Molecular and Morphological Identification of Plants Consumed by Yellow Baboons in Amboseli, Kenya
Ng'ang'a, Rispah, N
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Plant species can be identified based on their morphological characteristics and molecular properties. Molecular identification utilizes specific regions in the plant genome, followed by comparison against reference databases. The flora in the Amboseli ecosystem has only been characterized based on its morphology, and no genetic data exists in the public databases. The general objective of this research was to identify the plants consumed by yellow baboons (Papio cycnocephalus) in Amboseli, Kenya, based on morphological and molecular analyses. Eighty plants (40 monocotyledons and 40 dicotyledons) were collected from Amboseli Baboon Research Project’s study site in the Amboseli ecosystem, Kenya, in three periods, namely June 2016, January 2018 and May/June 2018. Twentythree plants whose scientific names were uncertain were deposited at the University of Nairobi herbarium. DNA was extracted from all the samples using Qiagen’s DNeasy Plant Mini Kit, followed by the amplification of five barcoding genes, namely: ITS1, ITS1-Poaceae, the trnL (UAA) intron, trnL-P6, and the 18S ribosomal DNA locus. The amplicons were sequenced using the Sanger sequencing method then analysed using BLAST and phylogenetic approaches to determine the consensus identities. The amplification success rate of all the extracted DNA was generally higher in monocotyledons (93.06%) than in dicotyledons (87.67%). With regards to the candidate markers, the ITS1 locus had the highest amplification success rate (100%) followed by the trnL (UAA) intron (95%), ITS1-Poaceae (90%), the 18S rDNA locus (82.05%), and lastly, trnL-P6 (80.49%). Two-hundred and eighty-nine amplicons were sent for sequencing at Macrogen Netherlands (Europe), and highquality sequences were generated for 182 samples. Generally, more plants were identified at both the genus and species levels using GenBank® than in the BOLD database. Furthermore, more monocotyledons were identified using BLAST analysis than dicotyledons, whereas the phylogenetic analysis was more successful in the identification of dicotyledons than monocotyledons. With regard to the consensus identities, 66 out of the 80 plants were identified. Specifically, 50 plants were determined to only the genus level, while 16 samples were distinguished to the genus and species levels. The use of multiple markers - from both the nuclear and chloroplast regions - was very crucial in the overall high identification success rate achieved in this study. The data generated from this work can be used as a reference for future studies relating to the characterization of plants in the Amboseli ecosystem and by extension, in Kenya. Furthermore, because the selected plants are those that are eaten explicitly by the Amboseli baboons, the data will be used to conduct a diet metabarcoding study.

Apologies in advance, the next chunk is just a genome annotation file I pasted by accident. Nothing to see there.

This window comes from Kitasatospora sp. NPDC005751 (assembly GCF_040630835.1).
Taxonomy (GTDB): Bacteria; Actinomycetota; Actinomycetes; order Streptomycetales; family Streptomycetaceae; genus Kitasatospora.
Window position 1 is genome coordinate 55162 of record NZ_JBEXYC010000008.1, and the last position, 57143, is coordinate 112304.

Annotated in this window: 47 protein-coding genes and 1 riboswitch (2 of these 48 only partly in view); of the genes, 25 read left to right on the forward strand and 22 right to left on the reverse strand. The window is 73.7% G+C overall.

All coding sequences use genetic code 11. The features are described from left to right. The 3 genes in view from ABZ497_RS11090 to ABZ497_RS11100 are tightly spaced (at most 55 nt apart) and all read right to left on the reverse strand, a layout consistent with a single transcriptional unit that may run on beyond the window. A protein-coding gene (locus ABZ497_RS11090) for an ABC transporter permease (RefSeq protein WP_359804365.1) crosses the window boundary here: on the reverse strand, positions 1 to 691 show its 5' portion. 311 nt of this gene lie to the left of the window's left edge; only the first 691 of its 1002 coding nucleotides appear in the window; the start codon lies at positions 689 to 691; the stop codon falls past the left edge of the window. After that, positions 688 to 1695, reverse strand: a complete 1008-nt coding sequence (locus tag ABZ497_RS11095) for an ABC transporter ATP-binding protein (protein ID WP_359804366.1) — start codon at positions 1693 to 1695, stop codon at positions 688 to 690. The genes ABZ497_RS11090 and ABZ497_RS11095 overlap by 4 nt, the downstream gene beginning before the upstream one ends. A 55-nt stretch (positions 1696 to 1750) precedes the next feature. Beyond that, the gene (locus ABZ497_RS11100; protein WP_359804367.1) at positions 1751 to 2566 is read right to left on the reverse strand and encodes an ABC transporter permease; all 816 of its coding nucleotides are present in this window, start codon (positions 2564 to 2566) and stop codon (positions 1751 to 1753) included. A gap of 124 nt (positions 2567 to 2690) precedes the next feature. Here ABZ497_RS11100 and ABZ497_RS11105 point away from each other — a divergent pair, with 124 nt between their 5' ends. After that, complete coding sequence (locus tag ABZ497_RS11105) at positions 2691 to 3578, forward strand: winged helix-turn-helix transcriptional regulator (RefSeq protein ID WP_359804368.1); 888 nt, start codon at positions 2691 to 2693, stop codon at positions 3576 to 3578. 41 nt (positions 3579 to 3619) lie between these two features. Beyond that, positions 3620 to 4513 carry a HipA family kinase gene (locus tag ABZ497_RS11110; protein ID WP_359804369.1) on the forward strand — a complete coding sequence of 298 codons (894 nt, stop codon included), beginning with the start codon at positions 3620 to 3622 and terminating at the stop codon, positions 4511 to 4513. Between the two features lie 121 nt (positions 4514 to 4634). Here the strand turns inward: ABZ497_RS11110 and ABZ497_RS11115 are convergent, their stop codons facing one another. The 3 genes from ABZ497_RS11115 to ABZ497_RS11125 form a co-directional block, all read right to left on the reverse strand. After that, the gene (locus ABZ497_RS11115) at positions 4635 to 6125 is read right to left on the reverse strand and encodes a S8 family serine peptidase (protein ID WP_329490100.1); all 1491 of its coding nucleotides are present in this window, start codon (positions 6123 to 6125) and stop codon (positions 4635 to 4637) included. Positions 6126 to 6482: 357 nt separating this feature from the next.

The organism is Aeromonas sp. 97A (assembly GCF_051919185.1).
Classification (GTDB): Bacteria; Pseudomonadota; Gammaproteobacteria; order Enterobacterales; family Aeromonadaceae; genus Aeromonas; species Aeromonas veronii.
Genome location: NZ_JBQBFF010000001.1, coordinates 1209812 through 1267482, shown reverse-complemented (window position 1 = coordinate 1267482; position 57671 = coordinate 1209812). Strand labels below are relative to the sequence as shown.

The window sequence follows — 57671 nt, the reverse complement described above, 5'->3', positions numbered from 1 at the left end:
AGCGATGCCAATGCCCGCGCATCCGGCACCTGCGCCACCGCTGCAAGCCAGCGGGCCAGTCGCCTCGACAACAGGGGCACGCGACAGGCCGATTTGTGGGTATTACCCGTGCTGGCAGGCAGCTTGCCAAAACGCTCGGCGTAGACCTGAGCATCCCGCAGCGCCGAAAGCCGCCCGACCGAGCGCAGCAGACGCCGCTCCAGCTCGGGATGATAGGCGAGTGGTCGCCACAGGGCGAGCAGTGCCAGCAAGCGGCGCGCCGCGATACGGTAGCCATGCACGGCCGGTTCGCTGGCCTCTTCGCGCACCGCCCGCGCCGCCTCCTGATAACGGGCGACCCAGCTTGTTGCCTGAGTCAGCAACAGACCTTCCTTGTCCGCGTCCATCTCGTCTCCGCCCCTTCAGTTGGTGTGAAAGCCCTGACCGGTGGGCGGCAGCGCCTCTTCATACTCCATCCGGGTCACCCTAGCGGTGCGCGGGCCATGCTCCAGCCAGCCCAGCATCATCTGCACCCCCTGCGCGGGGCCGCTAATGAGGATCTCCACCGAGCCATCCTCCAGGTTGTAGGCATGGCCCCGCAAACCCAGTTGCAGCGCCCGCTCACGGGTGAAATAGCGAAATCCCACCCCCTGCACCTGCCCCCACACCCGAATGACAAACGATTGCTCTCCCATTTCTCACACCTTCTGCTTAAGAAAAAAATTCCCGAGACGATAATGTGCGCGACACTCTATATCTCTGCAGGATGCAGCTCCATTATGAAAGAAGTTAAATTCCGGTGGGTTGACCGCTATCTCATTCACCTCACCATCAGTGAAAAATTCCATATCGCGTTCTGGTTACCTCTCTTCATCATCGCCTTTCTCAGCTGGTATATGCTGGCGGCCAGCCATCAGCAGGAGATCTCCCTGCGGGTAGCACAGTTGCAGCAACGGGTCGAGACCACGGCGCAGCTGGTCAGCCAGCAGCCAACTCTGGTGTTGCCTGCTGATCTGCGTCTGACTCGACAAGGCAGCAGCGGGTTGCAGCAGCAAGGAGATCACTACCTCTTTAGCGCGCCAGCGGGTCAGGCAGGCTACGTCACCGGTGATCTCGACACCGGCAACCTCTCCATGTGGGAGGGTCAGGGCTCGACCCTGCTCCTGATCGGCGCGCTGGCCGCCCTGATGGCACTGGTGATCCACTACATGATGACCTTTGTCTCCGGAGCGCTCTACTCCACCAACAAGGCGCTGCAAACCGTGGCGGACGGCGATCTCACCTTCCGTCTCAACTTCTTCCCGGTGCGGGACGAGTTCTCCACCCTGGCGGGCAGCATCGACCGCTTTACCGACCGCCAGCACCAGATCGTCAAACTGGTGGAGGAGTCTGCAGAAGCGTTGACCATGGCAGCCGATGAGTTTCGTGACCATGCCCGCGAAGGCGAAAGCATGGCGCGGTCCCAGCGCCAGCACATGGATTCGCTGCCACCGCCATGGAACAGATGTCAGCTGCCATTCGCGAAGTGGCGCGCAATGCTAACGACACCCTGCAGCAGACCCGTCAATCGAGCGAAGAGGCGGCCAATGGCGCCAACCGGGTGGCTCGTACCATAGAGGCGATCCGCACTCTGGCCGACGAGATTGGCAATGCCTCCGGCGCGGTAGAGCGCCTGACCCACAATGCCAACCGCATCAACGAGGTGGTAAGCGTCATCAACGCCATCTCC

University of Nairobi
SubjectMolecular and Morphological Identification of Plants Consumed by Yellow Baboons in Amboseli, Kenya
RightsAttribution-NonCommercial-NoDerivs 3.0 United States
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